I’ve been working within a variety of industries for 20+ years now. If I could give my 24 year old career-self advice 20 years ago, I’d say, “Be picky, be bold, and put your best foot forward every day to make positive, productive work environments happen!”

During any interview or work meeting when a hiring manager is asking you about your most significant contributions, always use examples. Stories are what people remember, not a list of qualities (boring!). Once in an interview I hadn’t thought this piece through and I was asked to describe an example of a client that was best helped by our services. I did give them an example but let me tell you, it was a lame example (boring!). Right after the interview, I remembered a client who was so inspirational and I knew I should have told them that story! (Darn, too late — didn’t get that job).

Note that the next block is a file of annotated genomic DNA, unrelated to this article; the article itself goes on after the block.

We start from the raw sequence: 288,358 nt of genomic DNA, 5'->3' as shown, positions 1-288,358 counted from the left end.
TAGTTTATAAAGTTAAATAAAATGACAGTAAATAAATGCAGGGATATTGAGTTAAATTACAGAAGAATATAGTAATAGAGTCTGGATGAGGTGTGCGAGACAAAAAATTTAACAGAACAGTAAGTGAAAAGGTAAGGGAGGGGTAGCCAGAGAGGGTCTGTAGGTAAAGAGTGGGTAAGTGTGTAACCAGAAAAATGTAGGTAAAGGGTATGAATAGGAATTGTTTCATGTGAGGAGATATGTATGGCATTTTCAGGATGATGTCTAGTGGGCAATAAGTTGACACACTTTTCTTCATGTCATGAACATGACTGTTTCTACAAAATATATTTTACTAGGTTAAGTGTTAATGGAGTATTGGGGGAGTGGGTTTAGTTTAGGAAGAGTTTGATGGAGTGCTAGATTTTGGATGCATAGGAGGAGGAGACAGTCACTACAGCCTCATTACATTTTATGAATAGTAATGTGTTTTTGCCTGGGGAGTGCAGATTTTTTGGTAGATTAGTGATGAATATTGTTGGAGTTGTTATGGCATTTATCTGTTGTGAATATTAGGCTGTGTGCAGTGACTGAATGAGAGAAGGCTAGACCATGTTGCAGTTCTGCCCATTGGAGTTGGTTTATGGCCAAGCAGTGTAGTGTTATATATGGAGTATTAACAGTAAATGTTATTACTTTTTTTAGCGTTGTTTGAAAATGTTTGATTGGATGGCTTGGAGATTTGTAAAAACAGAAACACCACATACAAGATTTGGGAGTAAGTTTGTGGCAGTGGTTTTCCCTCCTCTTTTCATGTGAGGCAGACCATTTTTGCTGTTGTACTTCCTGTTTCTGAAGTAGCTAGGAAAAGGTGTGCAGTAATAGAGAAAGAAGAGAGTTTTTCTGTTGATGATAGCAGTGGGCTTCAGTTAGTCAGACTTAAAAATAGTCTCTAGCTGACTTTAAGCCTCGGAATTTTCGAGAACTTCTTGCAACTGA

The example I remembered too late was a military spouse who would make great use of her time and resources while your husband was deployed to Afghanistan for 6–8 months. During one deployment, she utilized a financial aid scholarship that our company helped connect her to and she obtained a public health certificate at a local community college. Then, during her husband’s next deployment, she used that certificate and got hired by an organization to travel to Sub-Sahara Africa to help educate women about female health and wellness. When she returned from her travels and her husband returned from his deployments, they would reunite and share all of their stories and experiences on how they’d each worked hard to improve the world. I thought this was awesome! And in future interviews, I always remembered to share this or other true stories that are inspiring. It leaves a mark — and always seems to get me hired! :)